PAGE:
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DAK Americas CEO talks Cape Fear site closure

Jorge Young, DAK Americas president & CEO, told PlasticsToday there are many factors that contributed to shutting down its Cape Fear site, near Wilmington, NC."Aging technologies and infrastructure; DAK's ability to leverage more efficient assets in its multi-site network without affecting the ability to continue to supply our valued customers," were two reasons given by Young.

Heather Caliendo

June 25, 2013

2 Min Read
DAK Americas CEO talks Cape Fear site closure

DAK Americas, one of the largest PET producers in the world, announced on June 19 that it would cease operations at the Cape Fear site, which was built in the late 1960s and acquired by the company in 2001 from DuPont.

About 350 full-service employees and 250 contract workers are employed on-site to produce PTA, PET resins and polyester staple fibers. The PET resin capacity of the facility is 205,000 tons/yr. The site is anticipated to close by September 2013.

The company said it remains dedicated to the polyester value chain and supplying products and services through its six remaining production facilities in the Americas.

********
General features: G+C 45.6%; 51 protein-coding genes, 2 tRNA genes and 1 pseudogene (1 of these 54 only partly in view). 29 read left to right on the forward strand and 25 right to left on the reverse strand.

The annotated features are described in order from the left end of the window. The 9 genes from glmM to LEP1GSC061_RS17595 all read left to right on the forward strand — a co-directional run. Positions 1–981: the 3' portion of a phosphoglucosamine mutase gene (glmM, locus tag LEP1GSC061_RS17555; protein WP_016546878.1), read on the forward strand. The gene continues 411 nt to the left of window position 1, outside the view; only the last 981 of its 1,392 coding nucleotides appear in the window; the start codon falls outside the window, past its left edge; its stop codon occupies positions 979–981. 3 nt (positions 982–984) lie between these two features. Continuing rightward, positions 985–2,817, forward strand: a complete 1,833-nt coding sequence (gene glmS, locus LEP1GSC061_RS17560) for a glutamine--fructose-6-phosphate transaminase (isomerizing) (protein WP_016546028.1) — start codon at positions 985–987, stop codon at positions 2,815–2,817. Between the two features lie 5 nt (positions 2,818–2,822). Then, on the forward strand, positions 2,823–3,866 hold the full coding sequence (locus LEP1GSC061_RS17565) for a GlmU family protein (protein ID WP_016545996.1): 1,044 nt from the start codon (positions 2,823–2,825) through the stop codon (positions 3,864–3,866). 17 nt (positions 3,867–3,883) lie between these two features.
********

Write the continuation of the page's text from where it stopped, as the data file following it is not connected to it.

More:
"The closure of the Cape Fear site will not have a significant impact on the general supply-demand balance for PET as a whole; however, it will allow DAK to leverage its assets to better serve its customers," Young said. "We have no further plans to reduce capacity at any other facility."

In March, PET manufacturer Indorama Ventures Public Company Limited told PlasticsToday that North America represents the company's best market for PET today.

Richard Jones, Indorama's spokesman, said that the company sees around 3% growth in demand each year.

"The reason it continues to grow is that PET is the most cost-effective packaging material and is eating into the market share of glass and aluminum each year," he said. "On a global basis, PET continues to grow and is the packaging material of choice today for younger economies."

Indorama announced plans to invest $190 million to build an additional PET manufacturing plant adjacent to its current site near the Tennessee River in Decatur. Operated by its subsidiary, AlphaPet, the plant will produce about 500,000 tons of resin per year and will employ an additional 75 full-time workers, taking total employment on this site close to 200 when the project is complete.  

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